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The compilation of papers in this Special Issue (SI) derives from a Symposium at the 25th International Congress of Entomology, in 2016, entitled ‘‘Rise or demise? A global outlook on the future of classical biological weed control’’. In the SIopening-paper, a summary of the 5th edition of the world catalogue of weed biocontrol agents and their target weeds provides a comprehensive international perspective. Weed biocontrol implementation is beleaguered by perceptions of risk and restrictive regulatory procedures, notably in the USA, and less so in Canada. Thus, most of the papers in this SI comprise accounts of innovative responses to these challenges from scientists in the USA. Political and funding issues have inhibited weed biocontrol in Australia over the past decade, but there appears to be a gradual reversal of this trend in recent years. In contrast, in New Zealand and in South Africa, the practice is flourishing, and there are significant recent initiatives in Europe. Overall, the contributions in the SI suggest an optimistic prognosis for weed biological control.
It is clear that the considerable constraints in the USA and Hawaii (and to a lesser extent, in Canada and Australia) over the last two decades have shed a pessimistic light on the entire practice of weed biocontrol worldwide. Our impression, however, is that a nadir has been reached and that the precedents of the highly successful programs in New Zealand and South Africa, and early signs of rejuvenation of the discipline in Australia, lead to optimism. This confi- dence is given considerable added weight by the recent, intentional implementation of weed biocontrol in England and Portugal (Shaw et al. 2018)—an involvement which took a decade to gain approval from the European Union authorities, but it is undoubtedly a major step forward. It is also most encouraging that Argentina and Brazil, that have long been crucially-important source nations for weed biocontrol agents, have now become the first countries in South America to commit to the implementation of weed biological control in their homelands (e.g. McKay et al. 2018).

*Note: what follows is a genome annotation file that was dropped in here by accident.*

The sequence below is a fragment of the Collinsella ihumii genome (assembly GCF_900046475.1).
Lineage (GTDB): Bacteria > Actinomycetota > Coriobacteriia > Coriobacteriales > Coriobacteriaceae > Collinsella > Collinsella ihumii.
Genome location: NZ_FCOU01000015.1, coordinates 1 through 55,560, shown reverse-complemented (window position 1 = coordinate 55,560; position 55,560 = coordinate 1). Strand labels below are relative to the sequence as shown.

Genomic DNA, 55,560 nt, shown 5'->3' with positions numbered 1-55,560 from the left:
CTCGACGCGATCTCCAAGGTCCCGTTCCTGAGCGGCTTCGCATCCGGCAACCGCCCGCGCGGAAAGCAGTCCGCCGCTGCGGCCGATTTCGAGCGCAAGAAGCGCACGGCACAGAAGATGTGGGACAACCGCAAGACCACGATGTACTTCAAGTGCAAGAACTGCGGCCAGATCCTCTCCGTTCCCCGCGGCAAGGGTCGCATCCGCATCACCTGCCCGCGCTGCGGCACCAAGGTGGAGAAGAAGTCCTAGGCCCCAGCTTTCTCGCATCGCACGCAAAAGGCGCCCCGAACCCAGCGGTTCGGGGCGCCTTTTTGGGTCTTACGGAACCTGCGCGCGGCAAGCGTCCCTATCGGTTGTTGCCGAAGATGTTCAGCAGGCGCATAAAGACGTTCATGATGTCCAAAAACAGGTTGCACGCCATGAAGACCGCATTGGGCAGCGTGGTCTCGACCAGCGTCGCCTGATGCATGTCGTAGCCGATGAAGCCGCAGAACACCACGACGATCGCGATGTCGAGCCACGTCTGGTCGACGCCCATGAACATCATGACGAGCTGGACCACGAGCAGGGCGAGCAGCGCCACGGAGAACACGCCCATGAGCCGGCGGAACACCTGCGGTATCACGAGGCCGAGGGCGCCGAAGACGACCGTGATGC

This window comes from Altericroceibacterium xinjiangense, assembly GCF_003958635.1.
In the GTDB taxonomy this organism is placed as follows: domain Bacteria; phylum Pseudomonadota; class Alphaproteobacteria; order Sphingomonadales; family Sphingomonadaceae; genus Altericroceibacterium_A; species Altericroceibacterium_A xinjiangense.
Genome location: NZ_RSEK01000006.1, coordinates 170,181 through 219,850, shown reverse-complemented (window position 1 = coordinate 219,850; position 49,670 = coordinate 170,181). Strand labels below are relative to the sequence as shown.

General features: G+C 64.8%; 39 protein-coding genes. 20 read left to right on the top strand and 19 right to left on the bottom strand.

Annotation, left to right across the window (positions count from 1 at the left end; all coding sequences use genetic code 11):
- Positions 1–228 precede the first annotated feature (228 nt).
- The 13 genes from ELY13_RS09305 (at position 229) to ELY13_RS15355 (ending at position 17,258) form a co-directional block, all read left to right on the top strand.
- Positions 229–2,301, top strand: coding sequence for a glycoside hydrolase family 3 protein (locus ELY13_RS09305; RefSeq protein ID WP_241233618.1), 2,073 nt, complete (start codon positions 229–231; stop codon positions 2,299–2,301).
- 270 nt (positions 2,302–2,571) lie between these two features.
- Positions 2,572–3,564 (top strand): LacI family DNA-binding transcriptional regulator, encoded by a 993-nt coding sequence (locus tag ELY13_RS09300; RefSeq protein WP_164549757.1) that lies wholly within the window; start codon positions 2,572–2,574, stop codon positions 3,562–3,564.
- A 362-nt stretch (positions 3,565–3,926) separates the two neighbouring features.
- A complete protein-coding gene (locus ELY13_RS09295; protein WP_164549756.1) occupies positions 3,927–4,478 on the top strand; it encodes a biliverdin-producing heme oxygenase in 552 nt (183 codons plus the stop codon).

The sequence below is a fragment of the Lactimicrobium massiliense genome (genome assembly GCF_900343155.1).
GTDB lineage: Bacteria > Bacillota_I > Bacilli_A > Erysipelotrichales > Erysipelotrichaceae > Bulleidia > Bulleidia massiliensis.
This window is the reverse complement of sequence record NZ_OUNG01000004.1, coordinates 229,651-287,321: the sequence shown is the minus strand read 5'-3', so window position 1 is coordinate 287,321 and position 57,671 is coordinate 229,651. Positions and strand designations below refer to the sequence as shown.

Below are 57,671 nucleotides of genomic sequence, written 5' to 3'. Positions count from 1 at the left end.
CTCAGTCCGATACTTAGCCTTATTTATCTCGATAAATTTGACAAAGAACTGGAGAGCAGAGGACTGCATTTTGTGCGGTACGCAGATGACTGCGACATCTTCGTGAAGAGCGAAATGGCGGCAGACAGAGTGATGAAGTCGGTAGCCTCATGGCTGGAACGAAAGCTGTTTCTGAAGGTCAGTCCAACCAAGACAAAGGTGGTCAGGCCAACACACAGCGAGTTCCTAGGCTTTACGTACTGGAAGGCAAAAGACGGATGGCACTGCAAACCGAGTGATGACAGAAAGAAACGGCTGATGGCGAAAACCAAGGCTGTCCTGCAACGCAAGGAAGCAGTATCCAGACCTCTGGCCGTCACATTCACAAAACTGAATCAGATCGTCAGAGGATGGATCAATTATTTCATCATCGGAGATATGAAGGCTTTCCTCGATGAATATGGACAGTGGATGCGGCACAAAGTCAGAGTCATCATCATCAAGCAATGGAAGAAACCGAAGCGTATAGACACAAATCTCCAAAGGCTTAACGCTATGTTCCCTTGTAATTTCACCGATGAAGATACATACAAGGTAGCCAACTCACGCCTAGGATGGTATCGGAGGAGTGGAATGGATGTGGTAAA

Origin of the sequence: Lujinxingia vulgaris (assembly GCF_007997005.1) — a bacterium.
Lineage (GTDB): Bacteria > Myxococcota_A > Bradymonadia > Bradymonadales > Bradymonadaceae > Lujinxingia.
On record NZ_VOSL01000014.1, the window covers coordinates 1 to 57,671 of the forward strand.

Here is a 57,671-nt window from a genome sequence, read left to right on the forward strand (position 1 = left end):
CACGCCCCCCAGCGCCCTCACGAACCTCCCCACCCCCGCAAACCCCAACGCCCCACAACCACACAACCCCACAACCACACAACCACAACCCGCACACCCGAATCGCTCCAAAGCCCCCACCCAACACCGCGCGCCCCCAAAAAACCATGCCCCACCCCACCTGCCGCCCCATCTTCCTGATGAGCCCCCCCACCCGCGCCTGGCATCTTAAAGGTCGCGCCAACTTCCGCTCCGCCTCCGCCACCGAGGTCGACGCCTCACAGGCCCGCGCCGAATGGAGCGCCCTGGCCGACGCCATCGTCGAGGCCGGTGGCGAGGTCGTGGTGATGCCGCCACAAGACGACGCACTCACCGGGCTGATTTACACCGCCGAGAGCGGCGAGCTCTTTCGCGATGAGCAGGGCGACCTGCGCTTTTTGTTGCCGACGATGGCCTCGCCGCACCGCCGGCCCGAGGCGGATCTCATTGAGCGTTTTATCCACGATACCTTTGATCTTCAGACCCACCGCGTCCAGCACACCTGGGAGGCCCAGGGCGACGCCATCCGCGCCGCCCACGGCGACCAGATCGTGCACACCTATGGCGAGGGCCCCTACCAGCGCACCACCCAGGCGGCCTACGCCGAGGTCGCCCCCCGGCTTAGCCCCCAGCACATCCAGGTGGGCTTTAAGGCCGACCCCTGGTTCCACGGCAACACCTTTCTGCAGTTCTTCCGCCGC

In spite of the multifaceted challenges and constraints facing biological control, generally and globally (Barratt et al. 2018; Messing and Brodeur 2018), absolute necessity and pragmatism in the face of increasing threats from alien invasive plants will ensure the eventual renaissance of weed biocontrol as a practice. If the proceedings at the ICE2016 Symposium, and the publications in this Special Issue of BioControl serve to offer a balanced and optimistic prognosis and provide an added impetus for weed biocontrol, then all these initiatives will have been worthwhile.